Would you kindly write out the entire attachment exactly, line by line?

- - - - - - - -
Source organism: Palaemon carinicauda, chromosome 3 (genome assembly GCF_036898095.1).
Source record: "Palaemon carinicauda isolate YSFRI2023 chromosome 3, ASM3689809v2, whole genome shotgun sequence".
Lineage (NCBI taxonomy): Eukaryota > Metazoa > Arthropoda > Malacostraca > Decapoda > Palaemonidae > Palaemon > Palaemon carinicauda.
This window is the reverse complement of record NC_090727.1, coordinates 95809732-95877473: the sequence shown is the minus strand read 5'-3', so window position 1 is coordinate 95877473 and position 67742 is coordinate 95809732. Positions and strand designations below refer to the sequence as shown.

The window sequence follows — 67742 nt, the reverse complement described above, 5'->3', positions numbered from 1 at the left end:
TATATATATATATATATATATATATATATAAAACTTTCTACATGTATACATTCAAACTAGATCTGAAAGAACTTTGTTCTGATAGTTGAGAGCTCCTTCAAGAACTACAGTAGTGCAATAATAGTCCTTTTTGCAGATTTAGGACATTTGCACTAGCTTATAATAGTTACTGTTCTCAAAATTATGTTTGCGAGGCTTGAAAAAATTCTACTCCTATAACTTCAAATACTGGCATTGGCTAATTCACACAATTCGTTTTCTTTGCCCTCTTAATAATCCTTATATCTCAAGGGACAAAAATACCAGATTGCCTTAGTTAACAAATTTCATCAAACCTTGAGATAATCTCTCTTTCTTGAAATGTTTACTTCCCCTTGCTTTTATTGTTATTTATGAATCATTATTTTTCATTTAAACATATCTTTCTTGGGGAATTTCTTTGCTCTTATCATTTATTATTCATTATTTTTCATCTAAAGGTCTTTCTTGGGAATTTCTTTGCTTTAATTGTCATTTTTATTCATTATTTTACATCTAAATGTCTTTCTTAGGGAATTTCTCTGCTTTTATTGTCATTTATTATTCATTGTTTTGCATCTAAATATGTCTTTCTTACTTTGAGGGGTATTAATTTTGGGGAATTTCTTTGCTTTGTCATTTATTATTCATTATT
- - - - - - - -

Source organism: Palaemon carinicauda, chromosome 3 (genome assembly GCF_036898095.1).
Source record: "Palaemon carinicauda isolate YSFRI2023 chromosome 3, ASM3689809v2, whole genome shotgun sequence".
Lineage (NCBI taxonomy): Eukaryota > Metazoa > Arthropoda > Malacostraca > Decapoda > Palaemonidae > Palaemon > Palaemon carinicauda.
This window is the reverse complement of record NC_090727.1, coordinates 95809732-95877473: the sequence shown is the minus strand read 5'-3', so window position 1 is coordinate 95877473 and position 67742 is coordinate 95809732. Positions and strand designations below refer to the sequence as shown.

The window sequence follows — 67742 nt, the reverse complement described above, 5'->3', positions numbered from 1 at the left end:
TATATATATATATATATATATATATATATAAAACTTTCTACATGTATACATTCAAACTAGATCTGAAAGAACTTTGTTCTGATAGTTGAGAGCTCCTTCAAGAACTACAGTAGTGCAATAATAGTCCTTTTTGCAGATTTAGGACATTTGCACTAGCTTATAATAGTTACTGTTCTCAAAATTATGTTTGCGAGGCTTGAAAAAATTCTACTCCTATAACTTCAAATACTGGCATTGGCTAATTCACACAATTCGTTTTCTTTGCCCTCTTAATAATCCTTATATCTCAAGGGACAAAAATACCAGATTGCCTTAGTTAACAAATTTCATCAAACCTTGAGATAATCTCTCTTTCTTGAAATGTTTACTTCCCCTTGCTTTTATTGTTATTTATGAATCATTATTTTTCATTTAAACATATCTTTCTTGGGGAATTTCTTTGCTCTTATCATTTATTATTCATTATTTTTCATCTAAAGGTCTTTCTTGGGAATTTCTTTGCTTTAATTGTCATTTTTATTCATTATTTTACATCTAAATGTCTTTCTTAGGGAATTTCTCTGCTTTTATTGTCATTTATTATTCATTGTTTTGCATCTAAATATGTCTTTCTTACTTTGAGGGGTATTAATTTTGGGGAATTTCTTTGCTTTGTCATTTATTATTCATTATT